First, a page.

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  • EXPRESSION  (3)
  • 1
    Keywords: EXPRESSION ; GROWTH ; IN-VITRO ; INHIBITOR ; proliferation ; CELL ; CELL-PROLIFERATION ; Germany ; human ; IN-VIVO ; VITRO ; VIVO ; microarray ; PROTEIN ; PROTEINS ; RNA ; DRUG ; SURGERY ; PATIENT ; REDUCTION ; TRANSPLANTATION ; RAT ; CONTRAST ; mechanisms ; SKIN ; fibroblasts ; ACID ; PCR ; NUCLEOTIDES ; EXTRACELLULAR-MATRIX ; ADHESION ; MIGRATION ; cytoskeleton ; POLYMERASE-CHAIN-REACTION ; SMOOTH-MUSCLE ; COMPLICATIONS ; BIOPSY ; CHAIN ; fibroblast ; DEHYDROGENASE ; RECIPIENTS ; HUMAN FIBROBLASTS ; cell adhesion ; mycophenolic acid ; TECHNOLOGY ; B-LYMPHOCYTES ; ENGLAND ; ACTIN ; DYSFUNCTION ; synthesis ; NUCLEOTIDE ; CYCLOSPORINE ; MOFETIL ; KIDNEY-TRANSPLANT
    Abstract: Mycophenolic acid (MPA) is a potent inhibitor of the inosine monophosphate dehydrogenase and used as an immunosuppressive drug in transplantation. MPA inhibits proliferation of T- and B-lymphocytes by guanosine depletion. Since fibroblasts rely on the de novo synthesis of guanosine nucleotides, it is assumed that MPA interacts with fibroblasts causing an increased frequency of wound healing problems. We show a downregulation of the cytoskeletal proteins vinculin, actin and tubulin in fibroblasts exposed to pharmacological doses of MPA using microarray technology, real-time polymerase chain reaction (PCR) and Western blot. This reduction in RNA and protein content is accompanied by a substantial rearrangement of the cytoskeleton in MPA-treated fibroblasts as documented by immunofluorescence. The dysfunctional fibroblast growth was validated by scratch test documenting impaired migrational capacity. In contrast, cell adhesion was increased in MPA-treated fibroblasts. The results of the cultured human fibroblasts were applied to skin biopsies of renal transplant recipients. Skin biopsies of patients treated with MPA expressed less vinculin, actin and tubulin as compared to control biopsies that could explain potential wound healing problems posttransplantation. The perspective of MPA-induced cytoskeletal dysfunction may go beyond wound healing disturbances and may have beneficial effects on (renal) allografts with respect to scarring
    Type of Publication: Journal article published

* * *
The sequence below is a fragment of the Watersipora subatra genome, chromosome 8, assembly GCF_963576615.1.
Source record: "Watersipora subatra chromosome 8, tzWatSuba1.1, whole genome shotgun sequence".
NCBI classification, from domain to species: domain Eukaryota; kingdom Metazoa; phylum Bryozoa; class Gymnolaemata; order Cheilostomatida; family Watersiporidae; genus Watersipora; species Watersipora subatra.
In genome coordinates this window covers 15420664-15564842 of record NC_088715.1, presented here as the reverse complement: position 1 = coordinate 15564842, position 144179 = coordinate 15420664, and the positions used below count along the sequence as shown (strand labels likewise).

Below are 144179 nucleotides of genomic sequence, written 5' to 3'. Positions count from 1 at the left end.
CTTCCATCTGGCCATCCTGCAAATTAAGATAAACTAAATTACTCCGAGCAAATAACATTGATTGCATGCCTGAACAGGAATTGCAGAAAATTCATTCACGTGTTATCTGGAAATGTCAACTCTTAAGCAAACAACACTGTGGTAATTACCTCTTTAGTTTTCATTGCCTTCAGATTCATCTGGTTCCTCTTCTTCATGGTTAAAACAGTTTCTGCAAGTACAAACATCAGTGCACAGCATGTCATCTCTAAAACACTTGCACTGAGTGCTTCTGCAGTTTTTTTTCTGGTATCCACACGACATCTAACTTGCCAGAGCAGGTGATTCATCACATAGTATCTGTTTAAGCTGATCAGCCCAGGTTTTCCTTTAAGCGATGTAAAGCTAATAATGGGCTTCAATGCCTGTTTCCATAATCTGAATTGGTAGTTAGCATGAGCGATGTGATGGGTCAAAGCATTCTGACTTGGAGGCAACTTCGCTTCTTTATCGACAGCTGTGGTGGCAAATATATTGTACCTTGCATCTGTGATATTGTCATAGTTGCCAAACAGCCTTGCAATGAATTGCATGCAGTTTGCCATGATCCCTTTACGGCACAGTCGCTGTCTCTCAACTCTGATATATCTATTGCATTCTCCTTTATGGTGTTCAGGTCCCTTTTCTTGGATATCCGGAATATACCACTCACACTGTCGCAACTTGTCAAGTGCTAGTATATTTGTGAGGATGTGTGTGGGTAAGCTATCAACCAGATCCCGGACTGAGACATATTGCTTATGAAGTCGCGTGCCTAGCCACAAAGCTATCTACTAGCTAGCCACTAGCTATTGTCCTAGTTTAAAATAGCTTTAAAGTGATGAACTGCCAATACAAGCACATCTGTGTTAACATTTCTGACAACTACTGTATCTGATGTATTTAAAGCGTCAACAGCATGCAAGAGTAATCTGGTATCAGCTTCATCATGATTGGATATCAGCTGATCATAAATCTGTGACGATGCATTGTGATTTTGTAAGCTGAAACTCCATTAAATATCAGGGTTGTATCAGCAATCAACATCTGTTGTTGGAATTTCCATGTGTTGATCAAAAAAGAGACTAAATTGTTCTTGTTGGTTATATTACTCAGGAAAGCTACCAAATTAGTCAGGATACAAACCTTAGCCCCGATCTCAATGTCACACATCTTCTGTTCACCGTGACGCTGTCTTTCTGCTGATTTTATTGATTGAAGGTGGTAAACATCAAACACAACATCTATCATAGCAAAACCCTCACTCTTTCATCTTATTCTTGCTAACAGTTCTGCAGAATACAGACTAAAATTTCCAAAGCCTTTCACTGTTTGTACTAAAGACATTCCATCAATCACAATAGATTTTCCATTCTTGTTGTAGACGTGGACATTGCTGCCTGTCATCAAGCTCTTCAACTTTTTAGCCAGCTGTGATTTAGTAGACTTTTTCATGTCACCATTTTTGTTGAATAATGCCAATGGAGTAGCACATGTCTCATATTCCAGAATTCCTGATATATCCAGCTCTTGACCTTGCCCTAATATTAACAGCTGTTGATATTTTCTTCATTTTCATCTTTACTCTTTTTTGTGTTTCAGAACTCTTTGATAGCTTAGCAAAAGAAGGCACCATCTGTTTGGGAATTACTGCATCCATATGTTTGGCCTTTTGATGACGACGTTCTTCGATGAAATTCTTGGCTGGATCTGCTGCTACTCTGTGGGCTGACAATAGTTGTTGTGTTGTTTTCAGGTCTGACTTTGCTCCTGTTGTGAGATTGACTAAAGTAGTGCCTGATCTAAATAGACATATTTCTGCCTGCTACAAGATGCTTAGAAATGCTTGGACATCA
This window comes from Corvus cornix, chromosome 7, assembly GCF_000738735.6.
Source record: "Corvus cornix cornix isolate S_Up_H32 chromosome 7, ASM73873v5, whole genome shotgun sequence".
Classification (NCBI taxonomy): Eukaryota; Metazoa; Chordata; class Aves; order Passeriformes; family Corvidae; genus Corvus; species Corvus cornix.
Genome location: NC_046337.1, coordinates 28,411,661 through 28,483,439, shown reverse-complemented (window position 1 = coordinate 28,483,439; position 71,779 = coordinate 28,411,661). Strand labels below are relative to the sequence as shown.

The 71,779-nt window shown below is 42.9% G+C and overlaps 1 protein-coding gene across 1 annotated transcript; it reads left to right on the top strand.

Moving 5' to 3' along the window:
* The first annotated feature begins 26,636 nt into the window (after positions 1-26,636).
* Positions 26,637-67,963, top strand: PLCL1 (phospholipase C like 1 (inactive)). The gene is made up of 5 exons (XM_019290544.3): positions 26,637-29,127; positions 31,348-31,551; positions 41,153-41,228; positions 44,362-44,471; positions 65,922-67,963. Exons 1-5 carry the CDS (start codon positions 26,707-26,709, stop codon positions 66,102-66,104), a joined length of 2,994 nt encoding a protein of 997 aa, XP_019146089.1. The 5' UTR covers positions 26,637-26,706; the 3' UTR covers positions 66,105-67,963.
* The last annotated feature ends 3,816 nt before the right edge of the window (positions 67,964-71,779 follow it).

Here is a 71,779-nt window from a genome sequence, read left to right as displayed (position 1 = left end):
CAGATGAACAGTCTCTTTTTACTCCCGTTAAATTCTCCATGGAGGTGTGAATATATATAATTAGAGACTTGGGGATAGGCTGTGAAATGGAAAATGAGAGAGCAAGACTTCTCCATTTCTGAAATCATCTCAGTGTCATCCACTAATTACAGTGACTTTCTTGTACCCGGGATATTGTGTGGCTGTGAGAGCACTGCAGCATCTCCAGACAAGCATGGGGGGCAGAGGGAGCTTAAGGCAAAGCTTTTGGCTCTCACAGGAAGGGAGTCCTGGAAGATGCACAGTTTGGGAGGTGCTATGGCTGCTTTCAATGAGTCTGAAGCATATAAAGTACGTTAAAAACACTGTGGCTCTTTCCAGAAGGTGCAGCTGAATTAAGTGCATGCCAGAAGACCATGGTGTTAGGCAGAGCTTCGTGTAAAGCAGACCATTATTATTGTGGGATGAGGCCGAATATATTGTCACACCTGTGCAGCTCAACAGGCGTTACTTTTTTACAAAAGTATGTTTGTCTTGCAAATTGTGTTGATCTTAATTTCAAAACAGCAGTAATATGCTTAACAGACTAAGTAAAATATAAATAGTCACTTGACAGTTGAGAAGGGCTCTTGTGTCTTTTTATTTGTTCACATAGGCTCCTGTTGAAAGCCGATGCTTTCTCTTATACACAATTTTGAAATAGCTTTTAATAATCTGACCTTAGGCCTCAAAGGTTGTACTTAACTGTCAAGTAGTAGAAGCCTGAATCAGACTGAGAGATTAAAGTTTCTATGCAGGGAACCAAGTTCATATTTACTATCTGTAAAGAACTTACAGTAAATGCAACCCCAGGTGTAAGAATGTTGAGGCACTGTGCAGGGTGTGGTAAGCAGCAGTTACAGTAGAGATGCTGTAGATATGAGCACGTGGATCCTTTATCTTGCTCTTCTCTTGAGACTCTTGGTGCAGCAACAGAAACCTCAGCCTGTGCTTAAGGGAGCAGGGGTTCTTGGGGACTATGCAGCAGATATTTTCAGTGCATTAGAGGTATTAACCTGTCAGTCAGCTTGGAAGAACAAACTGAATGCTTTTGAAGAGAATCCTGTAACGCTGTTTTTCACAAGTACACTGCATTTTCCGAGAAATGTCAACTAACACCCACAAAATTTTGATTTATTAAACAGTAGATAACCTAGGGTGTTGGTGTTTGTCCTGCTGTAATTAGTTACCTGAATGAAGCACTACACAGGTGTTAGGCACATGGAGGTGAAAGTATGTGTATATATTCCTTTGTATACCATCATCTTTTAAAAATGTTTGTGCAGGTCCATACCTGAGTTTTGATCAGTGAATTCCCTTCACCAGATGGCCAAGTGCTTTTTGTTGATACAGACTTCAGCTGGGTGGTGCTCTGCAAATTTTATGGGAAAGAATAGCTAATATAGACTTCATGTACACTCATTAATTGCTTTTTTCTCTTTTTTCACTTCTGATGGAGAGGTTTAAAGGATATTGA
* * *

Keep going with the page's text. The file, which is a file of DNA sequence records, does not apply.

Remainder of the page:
PubMed ID: 18786225
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  • 2
    Keywords: CANCER ; EXPRESSION ; TUMORS ; p53 ; HPV ; SQUAMOUS-CELL CARCINOMA ; INDIVIDUALS ; p16(INK4A) ; TRANSPLANT RECIPIENTS ; STAPHYLOCOCCUS-AUREUS
    Abstract: BACKGROUND: High-risk human papillomaviruses (HR-HPVs) can be detected in a proportion of non-melanoma skin cancers. Data on prevalence are inconclusive, but are essential to estimate the relevance of HR-HPV, particularly with regard to prophylactic HPV vaccines for skin cancer prevention. METHODS: High-risk human papillomavirus DNA was investigated in 140 non-melanoma skin lesions from 54 immunocompetent patients and 33 immunosuppressed renal allograft recipients. Expression of p16(INK4a), a marker for HR-HPV oncogene expression in the uterine cervix, and of p53 and pRB was evaluated immunohistochemically. RESULTS: The highest prevalence of HR-HPV was found in squamous cell cancer (SCC) (46.2% (6 out of 13) in immunosuppressed and 23.5% (4 out of 17) in immunocompetent patients). High-risk human papillomavirus positivity was accompanied by diffuse p16(INK4a) expression in most SCC (P〈0.001) and basal cell cancers (P = 0.02), while almost all SCC in situ were p16(INK4a) positive irrespective of HR-HPV presence (P = 0.66). Diffuse p16(INK4a) expression was associated with lack of pRB expression (P = 0.001). p53 was strongly expressed in 40.0% (56 out of 140) of the lesions irrespective of HR-HPV presence. CONCLUSION: High-risk human papillomavirus can be detected in lesions of keratinised squamous epithelia. The association of HR-HPV with diffuse p16(INK4a) expression might indicate HR-HPV oncogene expression in a proportion of lesions. Overexpression of p53 suggests p53 pathway alterations in HR-HPV-positive and -negative lesions
    Type of Publication: Journal article published
    PubMed ID: 21427726
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  • 3
    Keywords: EXPRESSION ; CUTTING EDGE ; MECHANISM ; ALPHA ; MEMBRANE ; microglia ; GAMMA ; FUNCTIONAL GAP-JUNCTIONS ; NANOTUBES
    Abstract: Transfer of cellular material via tunneling nanotubes (TNT) was recently discovered as a novel mechanism for intercellular communication. The role of intercellular exchange in communication of renal epithelium is not known. Here we report extensive spontaneous intercellular exchange of cargo vesicles and organelles between primary human proximal tubular epithelial cells (RPTEC). Cells were labeled with two different quantum dot nanocrystals (Qtracker 605 or 525) and intercellular exchange was quantified by high-throughput fluorescence imaging and FACS analysis. In co-culture, a substantial fraction of cells (67.5%) contained both dyes indicating high levels of spontaneous intercellular exchange in RPTEC. The double positive cells could be divided into three categories based on the preponderance of 605 Qtracker (46.30%), 525 Qtracker (48.3%) and approximately equal content of both Qtrackers (4.57%). The transfer of mitochondria between RPTECs was also detected using an organelle specific dye. Inhibition of TNT genesis by actin polymerization inhibitor (Latrunculin B) markedly reduced intercellular exchange (〉60%) suggesting that intercellular exchange in RPTEC was in part mediated via TNT-like structures. In contrast, induction of cellular stress by Zeocin treatment increased tube-genesis in RPTEC. Our data i
    Type of Publication: Journal article published
    PubMed ID: 21738629
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